Mérida, December 5th, 2008 (Venezuelanalysis.com) -- Venezuelan President Hugo Chávez proclaimed Friday night that a national referendum on whether to amend the national constitution to abolish presidential term limits should take place no later than February of next year.
“Don’t take off your campaign boots,” Chávez told his supporters, who have been enveloped in regional and local election campaigns for several months.
“I don’t want to make the new governors, who have so much to do already, take on a year-long campaign [for the amendment], if we are going to do this let’s do it now,” he said.
Friday night, the United Socialist Party of Venezuela (PSUV) decided that it will introduce the referendum through the National Assembly (AN), as opposed to gathering petition signatures from 15% of registered voters.
Both methods of proposing a constitutional amendment are valid according to Article 340 of the Venezuelan constitution, which was created by an elected constituent assembly and approved in a national vote in 1999, Chávez’s first year as president.
The constitution requires one third of the AN sign on to a preliminary amendment proposal, and then a simple majority of the assembly must vote to bring it to a national referendum.
Chávez supporters have held the vast majority of AN seats since opposition parties boycotted the legislative elections in 2005, so the referendum appears to have few obstacles. AN President Cilia Flores said 140 PSUV legislators would be involved in the initiative, nearly triple the required 50.
After the referendum is approved, National Electoral Council (CNE), the independent institution that manages Venezuelan elections, will have thirty days to organize the national vote, in which the amendment must receive a simple majority to be approved.
CNE Vice President Yaneth Hernández confirmed this week that organizing a national referendum by February is logistically viable.
CNE President Tibisay Lucena said the constitutionality of the amendment proposal will be thoroughly scrutinized before receiving the CNE’s approval.
Currently, Article 230 of the Venezuelan constitution says that the presidential term is six years, and the president can be re-elected once for an immediate second term.
“If this article remains as it is, then I will govern for four more years, and I will hand over the government in [early] 2013,” said Chávez, who was elected to his second term in 2006.
The proposed amendment would maintain the six year presidential term, but remove the two-term limit on how many times the president can hold office, according to the Federation of Bolivarian Lawyers (FBA).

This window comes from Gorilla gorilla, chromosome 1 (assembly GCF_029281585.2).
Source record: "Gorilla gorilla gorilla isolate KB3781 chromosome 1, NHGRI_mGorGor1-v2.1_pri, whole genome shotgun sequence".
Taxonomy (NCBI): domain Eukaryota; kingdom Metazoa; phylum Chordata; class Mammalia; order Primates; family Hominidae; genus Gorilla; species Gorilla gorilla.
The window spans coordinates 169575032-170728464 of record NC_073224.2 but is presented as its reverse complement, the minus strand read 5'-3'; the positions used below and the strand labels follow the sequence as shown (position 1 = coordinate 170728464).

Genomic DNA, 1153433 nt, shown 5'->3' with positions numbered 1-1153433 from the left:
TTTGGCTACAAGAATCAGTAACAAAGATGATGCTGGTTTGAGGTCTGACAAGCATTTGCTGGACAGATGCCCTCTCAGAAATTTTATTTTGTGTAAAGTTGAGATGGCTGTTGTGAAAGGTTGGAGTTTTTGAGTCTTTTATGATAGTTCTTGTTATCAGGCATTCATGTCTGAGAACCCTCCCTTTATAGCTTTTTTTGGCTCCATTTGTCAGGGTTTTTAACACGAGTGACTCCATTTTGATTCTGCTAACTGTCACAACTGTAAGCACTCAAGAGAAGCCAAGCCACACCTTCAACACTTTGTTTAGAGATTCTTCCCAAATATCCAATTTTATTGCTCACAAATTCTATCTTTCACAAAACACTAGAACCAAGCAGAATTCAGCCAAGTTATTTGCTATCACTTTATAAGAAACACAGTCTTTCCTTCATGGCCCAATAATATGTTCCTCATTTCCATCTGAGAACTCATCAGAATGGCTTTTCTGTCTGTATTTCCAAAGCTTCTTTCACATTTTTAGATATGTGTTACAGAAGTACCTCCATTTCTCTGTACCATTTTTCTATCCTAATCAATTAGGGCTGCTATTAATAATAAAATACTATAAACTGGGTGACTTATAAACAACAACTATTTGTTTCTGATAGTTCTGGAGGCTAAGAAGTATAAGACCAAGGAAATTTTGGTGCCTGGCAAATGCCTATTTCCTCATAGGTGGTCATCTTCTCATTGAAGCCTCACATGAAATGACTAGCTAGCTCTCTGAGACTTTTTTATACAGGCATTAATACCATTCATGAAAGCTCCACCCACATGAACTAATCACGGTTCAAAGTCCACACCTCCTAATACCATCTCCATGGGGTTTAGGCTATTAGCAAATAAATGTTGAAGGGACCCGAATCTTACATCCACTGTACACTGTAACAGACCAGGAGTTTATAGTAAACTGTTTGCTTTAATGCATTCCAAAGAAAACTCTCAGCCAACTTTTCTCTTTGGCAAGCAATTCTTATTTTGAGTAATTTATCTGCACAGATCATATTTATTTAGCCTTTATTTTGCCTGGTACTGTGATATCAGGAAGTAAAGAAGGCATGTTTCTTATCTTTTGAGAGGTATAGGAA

“I will be here as long as God wills and the people command,” Chávez stated Thursday.
Opposition leaders and newspapers have harshly criticize the initiative, saying Venezuelans already rejected Chávez’s bid to be “president for life” by voting down the Chávez-led constitutional reform proposal, which included the abolition of presidential term limits and modifications to 68 other articles, by a slim margin last year.
Pro-Chávez legislators in the National Assembly (AN) have responded by explaining that the constitution allows for three ways of changing the constitution, including an amendment to a single article, a reform that includes several articles, or a complete re-writing of the constitution, which requires an elected constituent assembly of the people.
“The complicated constitutional reform proposal that was not approved last year cannot be presented again during this term, but what we are doing now is a simple amendment, not a reform,” Chavez explained.
Chávez’s supporters have also commented that having the referendum sooner will limit the opposition’s ability to manipulate public opinion, which it did during the constitutional reform referendum by distributing false, sensationalized copies of the reform proposals and placing false advertisements in the private media.
Yon Goicoechea, an anti-Chávez student leader who received a $500,000 award from the Washington, D.C.-based Cato Institute for his activism against the constitutional reform last year, called for full scale student opposition to the amendment this week.
While the vast majority of Chávez’s supporters appear to applaud the amendment, a few critical voices within the Bolivarian movement have expressed themselves. For example, Vladimir Villegas, a former president of the state television station and vice-minister of foreign affairs during Chávez’s presidency, questioned the amendment proposal in an interview with the news site noticias24.com.
“What is the objective, that Chavez stays in power or that the [revolutionary] process is maintained? Wouldn’t it be a great success if the process continued without its supreme leader?” said Villegas.
“A leader who is promoting a political project should work so that this project endures, beyond his own management,” Villegas continued. “With this rhetoric that everyone who criticizes is a traitor or counter-revolutionary, the president will become more and more alone,” Villegas concluded.